In mt last Bulletin foreword we looked backward, celebrating 200 issues and more than forty years of publishing. This time I want to use this space to look forward, and to think about what role this magazine will fill in the coming years. I want Bulletin to increasingly develop as a place for ideas, experiments and opinions. The writing in its pages will be guided by the Gallery’s programme, but we aim to expand upon the ideas and themes in an accessible manner. We want to aim high and continue to develop our readership as we believe Bulletin is one of the best and most readable art magazines in New Zealand.
Take the ‘A’ Train
Peter Vangioni: It’s late June, and you haven’t been outside for 16 weeks? Is that right? How are you and Barbara coping with the shelter in place order and are you able to work under these conditions?
Max Gimblett: Well, I’ve been out to put the garbage out twice a week—I cross the pavement and come back to the door. Some people are out there walking with their masks. Barbara is super cautious, you know because of our age, we can’t even come close to anybody. But we are doing very well in this lockdown, and have no plans to leave the loft.
Temples for Curious Minds
I want to tell you a story. A ‘curiodyssey’ (which by the way, I thought I’d made up but is the name of an actual museum in California). So, a curiodyssey of happy places, told through the science of wellbeing.
The Edge of the Sea
A vision of New Zealand’s past from 1995:
Europeans first imagined New Zealand as “a garden and a pasture in which the best elements of British society might grow into an ideal nation”... When the smoke of the colonists’ fires cleared at the end of the 19th century, New Zealand had become a different country. Māori had lost their most precious life-support system. Only in the hilliest places did the forest still come down to the sea. Huge slices of the ancient ecosystem were missing, evicted and extinguished. Our histories, however, have had neither the sense of place nor ecological consciousness to explain what has happened.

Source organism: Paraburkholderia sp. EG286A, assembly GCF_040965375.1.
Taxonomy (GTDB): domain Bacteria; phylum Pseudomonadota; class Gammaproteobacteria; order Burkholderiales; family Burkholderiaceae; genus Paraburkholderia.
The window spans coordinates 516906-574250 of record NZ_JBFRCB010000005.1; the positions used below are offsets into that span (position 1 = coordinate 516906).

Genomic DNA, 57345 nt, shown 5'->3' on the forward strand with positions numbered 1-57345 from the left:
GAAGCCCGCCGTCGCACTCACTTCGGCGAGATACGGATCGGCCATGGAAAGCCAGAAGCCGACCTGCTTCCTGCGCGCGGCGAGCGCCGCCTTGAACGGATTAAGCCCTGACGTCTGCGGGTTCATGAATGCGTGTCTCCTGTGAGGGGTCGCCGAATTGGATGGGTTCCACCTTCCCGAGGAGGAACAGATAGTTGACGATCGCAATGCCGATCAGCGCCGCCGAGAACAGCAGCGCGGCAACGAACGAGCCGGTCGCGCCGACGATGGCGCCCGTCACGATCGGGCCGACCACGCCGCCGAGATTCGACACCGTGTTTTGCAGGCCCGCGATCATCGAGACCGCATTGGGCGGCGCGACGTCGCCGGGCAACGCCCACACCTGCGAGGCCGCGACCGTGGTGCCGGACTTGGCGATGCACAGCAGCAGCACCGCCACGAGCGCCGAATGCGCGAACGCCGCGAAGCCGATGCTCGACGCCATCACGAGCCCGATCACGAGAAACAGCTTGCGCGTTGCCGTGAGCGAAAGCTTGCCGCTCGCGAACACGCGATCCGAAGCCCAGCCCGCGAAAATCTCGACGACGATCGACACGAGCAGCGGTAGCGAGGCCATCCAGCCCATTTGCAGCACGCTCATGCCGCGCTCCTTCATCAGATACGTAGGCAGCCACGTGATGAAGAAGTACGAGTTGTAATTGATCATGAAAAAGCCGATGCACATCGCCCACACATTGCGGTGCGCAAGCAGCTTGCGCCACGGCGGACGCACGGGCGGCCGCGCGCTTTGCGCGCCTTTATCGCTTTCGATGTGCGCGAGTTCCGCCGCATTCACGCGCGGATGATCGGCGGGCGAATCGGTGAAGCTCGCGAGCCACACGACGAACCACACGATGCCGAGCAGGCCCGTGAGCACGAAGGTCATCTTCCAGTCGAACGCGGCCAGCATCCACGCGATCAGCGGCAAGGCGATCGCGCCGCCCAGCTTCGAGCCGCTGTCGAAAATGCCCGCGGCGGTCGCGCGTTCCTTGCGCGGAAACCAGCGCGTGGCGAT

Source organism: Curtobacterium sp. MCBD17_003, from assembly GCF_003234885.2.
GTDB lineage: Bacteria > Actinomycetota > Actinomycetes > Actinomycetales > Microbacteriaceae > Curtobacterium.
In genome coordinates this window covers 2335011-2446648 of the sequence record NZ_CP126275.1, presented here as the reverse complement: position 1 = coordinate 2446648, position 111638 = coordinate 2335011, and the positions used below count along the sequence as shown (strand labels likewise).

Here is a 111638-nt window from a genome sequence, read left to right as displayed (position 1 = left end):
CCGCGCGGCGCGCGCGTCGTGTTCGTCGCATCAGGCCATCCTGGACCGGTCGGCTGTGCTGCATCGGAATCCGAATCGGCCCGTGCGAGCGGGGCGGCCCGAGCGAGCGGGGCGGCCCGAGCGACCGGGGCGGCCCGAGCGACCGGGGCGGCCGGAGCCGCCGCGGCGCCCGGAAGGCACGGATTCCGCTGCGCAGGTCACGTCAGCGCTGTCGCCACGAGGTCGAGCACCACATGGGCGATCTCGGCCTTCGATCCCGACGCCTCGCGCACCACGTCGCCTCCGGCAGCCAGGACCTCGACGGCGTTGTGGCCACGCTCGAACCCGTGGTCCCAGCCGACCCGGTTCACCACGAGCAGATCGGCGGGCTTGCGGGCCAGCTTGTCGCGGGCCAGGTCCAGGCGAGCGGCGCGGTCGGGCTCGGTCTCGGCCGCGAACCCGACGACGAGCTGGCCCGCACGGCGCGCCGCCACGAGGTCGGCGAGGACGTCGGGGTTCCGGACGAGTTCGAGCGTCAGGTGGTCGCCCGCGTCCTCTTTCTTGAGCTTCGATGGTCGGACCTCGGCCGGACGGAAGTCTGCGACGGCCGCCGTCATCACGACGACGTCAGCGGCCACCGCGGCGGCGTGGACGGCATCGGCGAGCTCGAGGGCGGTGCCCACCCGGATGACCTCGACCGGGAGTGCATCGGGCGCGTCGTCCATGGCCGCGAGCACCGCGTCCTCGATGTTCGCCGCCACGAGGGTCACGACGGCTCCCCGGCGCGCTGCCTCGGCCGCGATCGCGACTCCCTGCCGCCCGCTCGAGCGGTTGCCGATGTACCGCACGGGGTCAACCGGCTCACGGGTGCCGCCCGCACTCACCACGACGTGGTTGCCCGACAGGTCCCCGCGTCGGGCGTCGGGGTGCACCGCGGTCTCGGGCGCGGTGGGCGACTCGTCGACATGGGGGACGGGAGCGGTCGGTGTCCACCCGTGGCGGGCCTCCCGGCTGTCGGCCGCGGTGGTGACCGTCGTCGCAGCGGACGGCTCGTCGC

Safe Houses, Comfort Zones
In an age of crisis and pandemic, our basic human need to remain safe has seen living spaces transformed into protection zones and shells to pull back into. So it is perhaps unsurprising to see pictures of domestic interiors charging up differently, re-emerging as sites of refuge, confinement and familiar disarray. Here curator Ken Hall looks at two works from the exhibition Persistent Encounters.
Artists Should Be Giving Business Advice
There has been a healthy debate going in relation to Germany’s Covid-19 emergency fund, which allocated the equivalent of NZ$900 million to artists and freelancers, with extra support from the Berlin municipality, leading some to call it an ‘arts-led’ (as opposed to ‘business-led’) approach to recovery. Some in Germany are claiming this will have better long-term economic outcomes, whilst addressing social and wellbeing recoveries at the same time. Others – without necessarily denying the first claim – fear gentrification and the instrumentalisation of arts, when it’s overtly being used as a tool for the economy.
Pauline Rhodes – Land Extensums, Banks Peninsula
I only have to set a direction towards Horomaka Banks Peninsula, and I feel an energy, a charge. The ritual of a takeaway coffee at Wairewa Little River. A flicker of shadows from the centenary lime trees lining the road at Cooptown. Picking up speed to begin the swinging ascent to the Crater Rim. A rush of air, sweeping up over the summit and along the wide expanse of the Peninsula, hilltops encircling a traveller like comforting arms.